Adversarial Search - PowerPoint by tmKjH0O

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									Adversarial Search

     Chapter 6
    Section 1 – 4
                 Outline
• Optimal decisions
• α-β pruning
• Imperfect, real-time decisions
   Games vs. search problems
• "Unpredictable" opponent  specifying a
  move for every possible opponent reply
•
• Time limits  unlikely to find goal, must
  approximate
•
Game tree (2-player,
deterministic, turns)
                     Minimax
• Perfect play for deterministic games
•
• Idea: choose move to position with highest minimax
  value
      = best achievable payoff against best play
•
• E.g., 2-ply game:
•
Minimax algorithm
           Properties of minimax
•   Complete? Yes (if tree is finite)
•
•   Optimal? Yes (against an optimal opponent)
•
•   Time complexity? O(bm)
•
•   Space complexity? O(bm) (depth-first exploration)
•

• For chess, b ≈ 35, m ≈100 for "reasonable" games
   exact solution completely infeasible
•
α-β pruning example
α-β pruning example
α-β pruning example
α-β pruning example
α-β pruning example
               Properties of α-β
• Pruning does not affect final result
•

• Good move ordering improves effectiveness of pruning
•

• With "perfect ordering," time complexity = O(bm/2)
    doubles depth of search

• A simple example of the value of reasoning about which
  computations are relevant (a form of metareasoning)
•
          Why is it called α-β?
• α is the value of the
  best (i.e., highest-
  value) choice found
  so far at any choice
  point along the path
  for max
•
• If v is worse than α,
  max will avoid it
•
    prune that branch
The α-β algorithm
The α-β algorithm
                 Resource limits
Suppose we have 100 secs, explore 104
  nodes/sec
   106 nodes per move



Standard approach:

• cutoff test:
   e.g., depth limit (perhaps add quiescence search)


• evaluation function
           Evaluation functions
• For chess, typically linear weighted sum of features
        Eval(s) = w1 f1(s) + w2 f2(s) + … + wn fn(s)



• e.g., w1 = 9 with
  f1(s) = (number of white queens) – (number of black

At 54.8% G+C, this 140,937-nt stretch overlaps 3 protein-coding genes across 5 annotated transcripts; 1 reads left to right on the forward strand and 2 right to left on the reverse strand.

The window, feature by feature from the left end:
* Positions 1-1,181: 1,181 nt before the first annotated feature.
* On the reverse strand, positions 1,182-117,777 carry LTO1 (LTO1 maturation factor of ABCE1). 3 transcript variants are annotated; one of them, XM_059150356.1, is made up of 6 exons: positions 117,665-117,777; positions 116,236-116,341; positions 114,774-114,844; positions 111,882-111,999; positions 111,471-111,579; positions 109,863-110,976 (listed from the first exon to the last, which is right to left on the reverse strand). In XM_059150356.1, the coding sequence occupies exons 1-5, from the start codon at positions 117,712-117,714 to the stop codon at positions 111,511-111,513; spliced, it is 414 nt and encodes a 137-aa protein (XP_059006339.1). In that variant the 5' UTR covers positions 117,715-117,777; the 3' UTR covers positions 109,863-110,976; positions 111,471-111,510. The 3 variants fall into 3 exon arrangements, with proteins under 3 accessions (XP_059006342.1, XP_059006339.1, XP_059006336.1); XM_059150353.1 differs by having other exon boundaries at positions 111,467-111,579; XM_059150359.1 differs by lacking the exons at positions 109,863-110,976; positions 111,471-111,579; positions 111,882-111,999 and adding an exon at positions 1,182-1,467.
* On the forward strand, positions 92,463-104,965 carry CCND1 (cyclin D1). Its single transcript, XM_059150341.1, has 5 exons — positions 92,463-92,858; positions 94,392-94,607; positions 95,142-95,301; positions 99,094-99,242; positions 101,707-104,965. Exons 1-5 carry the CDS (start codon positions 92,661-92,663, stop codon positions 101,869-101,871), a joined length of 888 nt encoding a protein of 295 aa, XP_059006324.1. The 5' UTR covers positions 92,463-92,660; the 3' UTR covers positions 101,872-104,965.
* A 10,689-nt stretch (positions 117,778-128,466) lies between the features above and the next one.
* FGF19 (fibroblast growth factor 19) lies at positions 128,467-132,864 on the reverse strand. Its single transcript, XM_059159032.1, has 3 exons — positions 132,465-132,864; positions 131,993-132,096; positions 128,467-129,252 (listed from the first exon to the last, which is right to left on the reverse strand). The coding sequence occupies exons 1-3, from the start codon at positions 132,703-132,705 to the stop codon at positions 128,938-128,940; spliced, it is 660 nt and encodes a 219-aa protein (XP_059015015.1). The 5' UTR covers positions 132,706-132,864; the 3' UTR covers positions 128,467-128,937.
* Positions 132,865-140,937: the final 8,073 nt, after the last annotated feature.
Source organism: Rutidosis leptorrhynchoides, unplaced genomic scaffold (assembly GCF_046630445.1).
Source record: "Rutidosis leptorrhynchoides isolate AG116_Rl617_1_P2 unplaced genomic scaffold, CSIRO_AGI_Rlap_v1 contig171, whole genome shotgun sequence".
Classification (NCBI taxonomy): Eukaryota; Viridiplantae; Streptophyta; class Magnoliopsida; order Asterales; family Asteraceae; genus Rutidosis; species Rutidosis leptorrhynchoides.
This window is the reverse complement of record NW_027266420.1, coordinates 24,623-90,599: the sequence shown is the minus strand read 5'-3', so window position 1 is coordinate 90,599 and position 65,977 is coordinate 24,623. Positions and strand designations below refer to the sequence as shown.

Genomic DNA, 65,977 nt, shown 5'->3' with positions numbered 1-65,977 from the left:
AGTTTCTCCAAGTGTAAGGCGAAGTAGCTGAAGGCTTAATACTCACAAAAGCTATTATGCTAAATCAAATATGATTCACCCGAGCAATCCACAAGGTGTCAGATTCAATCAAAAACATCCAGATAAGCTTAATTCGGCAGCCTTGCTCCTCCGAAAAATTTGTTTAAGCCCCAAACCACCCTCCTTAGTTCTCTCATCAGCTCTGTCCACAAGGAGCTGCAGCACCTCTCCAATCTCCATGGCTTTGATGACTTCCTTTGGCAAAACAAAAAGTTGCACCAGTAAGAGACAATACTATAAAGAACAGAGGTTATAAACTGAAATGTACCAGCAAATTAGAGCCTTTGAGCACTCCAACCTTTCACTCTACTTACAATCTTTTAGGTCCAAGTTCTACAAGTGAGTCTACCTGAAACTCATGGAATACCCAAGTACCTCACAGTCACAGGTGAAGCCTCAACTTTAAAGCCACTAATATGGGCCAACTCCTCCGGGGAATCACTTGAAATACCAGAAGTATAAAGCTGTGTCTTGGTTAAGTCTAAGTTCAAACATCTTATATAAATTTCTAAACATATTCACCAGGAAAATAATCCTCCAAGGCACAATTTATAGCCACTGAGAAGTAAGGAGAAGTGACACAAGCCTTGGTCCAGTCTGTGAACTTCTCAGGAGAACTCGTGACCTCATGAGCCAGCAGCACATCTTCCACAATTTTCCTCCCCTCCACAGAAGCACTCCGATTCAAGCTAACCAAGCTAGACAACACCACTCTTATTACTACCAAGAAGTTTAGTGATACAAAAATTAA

queens), etc.
           Cutting off search
MinimaxCutoff is identical to MinimaxValue except
  1. Terminal? is replaced by Cutoff?
  2. Utility is replaced by Eval
  3.

Does it work in practice?

   bm = 106, b=35  m=4


4-ply lookahead is a hopeless chess player!

  –   4-ply ≈ human novice
 Deterministic games in practice
• Checkers: Chinook ended 40-year-reign of human world champion
  Marion Tinsley in 1994. Used a precomputed endgame database
  defining perfect play for all positions involving 8 or fewer pieces on
  the board, a total of 444 billion positions.
                »
                »
• Chess: Deep Blue defeated human world champion Garry Kasparov
  in a six-game match in 1997. Deep Blue searches 200 million
  positions per second, uses very sophisticated evaluation, and
  undisclosed methods for extending some lines of search up to 40
  ply.
•

• Othello: human champions refuse to compete against computers,
  who are too good.
•

• Go: human champions refuse to compete against computers, who
  are too bad. In go, b > 300, so most programs use pattern
  knowledge bases to suggest plausible moves.
                Summary
• Games are fun to work on!
•
• They illustrate several important points
  about AI
•
• perfection is unattainable  must
  approximate
• good idea to think about what to think
  about

								
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